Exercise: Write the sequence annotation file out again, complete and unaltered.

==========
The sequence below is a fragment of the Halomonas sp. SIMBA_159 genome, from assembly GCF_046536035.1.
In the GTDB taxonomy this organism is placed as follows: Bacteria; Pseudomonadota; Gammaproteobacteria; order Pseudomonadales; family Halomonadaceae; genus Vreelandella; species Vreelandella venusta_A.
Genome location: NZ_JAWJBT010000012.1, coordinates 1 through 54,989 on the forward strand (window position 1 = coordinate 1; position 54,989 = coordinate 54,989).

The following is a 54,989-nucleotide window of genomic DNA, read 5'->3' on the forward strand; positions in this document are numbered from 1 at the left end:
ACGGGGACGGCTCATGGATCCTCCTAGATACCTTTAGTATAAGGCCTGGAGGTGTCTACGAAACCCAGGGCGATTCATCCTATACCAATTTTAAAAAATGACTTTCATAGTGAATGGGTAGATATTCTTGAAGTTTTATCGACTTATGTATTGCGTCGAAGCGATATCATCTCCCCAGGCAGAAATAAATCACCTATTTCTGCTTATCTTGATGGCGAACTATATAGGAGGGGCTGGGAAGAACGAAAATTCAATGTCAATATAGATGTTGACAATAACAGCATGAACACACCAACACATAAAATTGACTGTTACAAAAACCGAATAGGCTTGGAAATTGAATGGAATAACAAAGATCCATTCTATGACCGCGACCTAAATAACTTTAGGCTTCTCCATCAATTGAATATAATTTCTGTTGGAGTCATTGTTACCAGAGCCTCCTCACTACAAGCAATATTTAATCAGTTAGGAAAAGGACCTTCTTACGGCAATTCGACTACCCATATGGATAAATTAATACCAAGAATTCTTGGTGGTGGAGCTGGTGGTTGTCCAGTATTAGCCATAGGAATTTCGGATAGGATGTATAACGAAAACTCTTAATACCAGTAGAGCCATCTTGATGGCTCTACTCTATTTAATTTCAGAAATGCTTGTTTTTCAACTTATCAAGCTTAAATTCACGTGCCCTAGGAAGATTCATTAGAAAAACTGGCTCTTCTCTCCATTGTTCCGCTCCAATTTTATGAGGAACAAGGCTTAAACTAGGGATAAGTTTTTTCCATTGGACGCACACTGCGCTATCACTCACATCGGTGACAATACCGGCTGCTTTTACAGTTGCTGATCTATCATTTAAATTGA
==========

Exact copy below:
The sequence below is a fragment of the Halomonas sp. SIMBA_159 genome, from assembly GCF_046536035.1.
In the GTDB taxonomy this organism is placed as follows: Bacteria; Pseudomonadota; Gammaproteobacteria; order Pseudomonadales; family Halomonadaceae; genus Vreelandella; species Vreelandella venusta_A.
Genome location: NZ_JAWJBT010000012.1, coordinates 1 through 54,989 on the forward strand (window position 1 = coordinate 1; position 54,989 = coordinate 54,989).

The following is a 54,989-nucleotide window of genomic DNA, read 5'->3' on the forward strand; positions in this document are numbered from 1 at the left end:
ACGGGGACGGCTCATGGATCCTCCTAGATACCTTTAGTATAAGGCCTGGAGGTGTCTACGAAACCCAGGGCGATTCATCCTATACCAATTTTAAAAAATGACTTTCATAGTGAATGGGTAGATATTCTTGAAGTTTTATCGACTTATGTATTGCGTCGAAGCGATATCATCTCCCCAGGCAGAAATAAATCACCTATTTCTGCTTATCTTGATGGCGAACTATATAGGAGGGGCTGGGAAGAACGAAAATTCAATGTCAATATAGATGTTGACAATAACAGCATGAACACACCAACACATAAAATTGACTGTTACAAAAACCGAATAGGCTTGGAAATTGAATGGAATAACAAAGATCCATTCTATGACCGCGACCTAAATAACTTTAGGCTTCTCCATCAATTGAATATAATTTCTGTTGGAGTCATTGTTACCAGAGCCTCCTCACTACAAGCAATATTTAATCAGTTAGGAAAAGGACCTTCTTACGGCAATTCGACTACCCATATGGATAAATTAATACCAAGAATTCTTGGTGGTGGAGCTGGTGGTTGTCCAGTATTAGCCATAGGAATTTCGGATAGGATGTATAACGAAAACTCTTAATACCAGTAGAGCCATCTTGATGGCTCTACTCTATTTAATTTCAGAAATGCTTGTTTTTCAACTTATCAAGCTTAAATTCACGTGCCCTAGGAAGATTCATTAGAAAAACTGGCTCTTCTCTCCATTGTTCCGCTCCAATTTTATGAGGAACAAGGCTTAAACTAGGGATAAGTTTTTTCCATTGGACGCACACTGCGCTATCACTCACATCGGTGACAATACCGGCTGCTTTTACAGTTGCTGATCTATCATTTAAATTGA